We do know she was a teacher of young women, and that her classes on Shakespeare were renowned. In many ways, Delia’s approach to teaching Shakespeare was ahead of its time. Her young female charges were taught that every play was thick with hidden significance, that there was “nothing superfluous…every word [was] full of meaning.” This was New Criticism avant la lettre; at a time when most literary essays on Shakespeare were more celebratory than analytic, Delia brought real rigor to the business of interpretation.

At the same time, she was a product of her era in that she—like virtually all early Shakespeareans—envisioned a Renaissance in which the lower and middle classes were incapable of greatness. Her Shakespeare could not have been anything but an aristocrat—no one who belonged to the “unlettered masses” could possibly have written the deeply philosophical and political works he was said to have authored. Although she claimed to be a democrat rather than a monarchist at heart, her project evinced nothing so much as deep nostalgia for social hierarchy.

It made perfect sense to her that someone else, someone with a better pedigree and more education, must have been the “real” Shakespeare. So she went looking around for a suitable candidate—and found Francis Bacon. A man who was, at that time, thought to be fully Shakespeare’s equal as a thinker, rhetorician, and political visionary. Once she had decided on Bacon, she didn’t delve into the archives for proof of her theory. She went, instead, to Shakespeare’s plays themselves, poring over each line for authorial hints that Bacon may—or rather, must—have encrypted in “his” work.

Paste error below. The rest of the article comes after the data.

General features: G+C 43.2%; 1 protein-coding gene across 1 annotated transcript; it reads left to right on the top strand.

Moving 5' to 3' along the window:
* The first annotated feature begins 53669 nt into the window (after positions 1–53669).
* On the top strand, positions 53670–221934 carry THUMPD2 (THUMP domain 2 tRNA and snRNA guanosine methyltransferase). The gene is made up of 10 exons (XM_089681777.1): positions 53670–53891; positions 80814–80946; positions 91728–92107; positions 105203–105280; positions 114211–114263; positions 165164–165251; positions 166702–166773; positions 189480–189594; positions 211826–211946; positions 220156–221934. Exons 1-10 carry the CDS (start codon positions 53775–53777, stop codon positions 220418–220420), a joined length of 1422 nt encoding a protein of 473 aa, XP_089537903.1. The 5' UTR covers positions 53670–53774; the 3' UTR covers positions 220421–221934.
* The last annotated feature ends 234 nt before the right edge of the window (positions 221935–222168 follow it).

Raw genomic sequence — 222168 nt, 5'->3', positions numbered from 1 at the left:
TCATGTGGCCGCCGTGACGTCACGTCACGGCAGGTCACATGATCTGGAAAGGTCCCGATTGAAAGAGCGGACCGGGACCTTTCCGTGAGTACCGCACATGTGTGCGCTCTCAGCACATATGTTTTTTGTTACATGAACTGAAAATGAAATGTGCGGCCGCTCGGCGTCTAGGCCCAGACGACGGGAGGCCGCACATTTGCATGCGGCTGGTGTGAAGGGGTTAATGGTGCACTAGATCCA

This became the model for all future anti-Stratfordians—lacking any archival evidence for these alternative candidates, their advocates have always looked to the plays themselves. Since Delia’s time, finding the true Bard has been--either literally or figuratively--a matter of code-breaking.

The Crack-Up

Delia’s desire to find the true Shakespeare might have amounted to little more than a passionate intellectual avocation, had her life not taken a turn for the worse in the 1840’s.  Delia had become very close to a certain Alexander MacWhorter, a young theology graduate some eleven years her junior.  They met in New Haven, at a hotel where both were lodgers.  MacWhorter was working on biblical code-breaking himself—something having to do with the letters in Yahveh—so he and Delia had a lot to talk about.

It’s difficult to ascertain what happened between them emotionally. What we do know is that Delia’s brother (a stuffy old Puritan more worried about his own reputation than hers, to my mind) demanded that MacWhorter reveal “his intentions” toward Delia. Mac panicked, I think, and started telling everyone Delia had misread their relationship. He showed her somewhat imprudent, effusive letters around town, mocking her shamefully.

Personal aside: I hate this guy. These days, everyone likes to think that the Internet has made people more cruel and less empathic. But long before Facebook, there were plenty of bullies and soulless, self-serving bastards in all walks of life. Alex MacWhorter was one of these.

Well, it eventually came down to a court case! Leonard Bacon tried to get MacWhorter kicked out of the clergy. Delia had to testify at a trial that went on for weeks and shamed her far beyond New England. People were talking about it all across the country.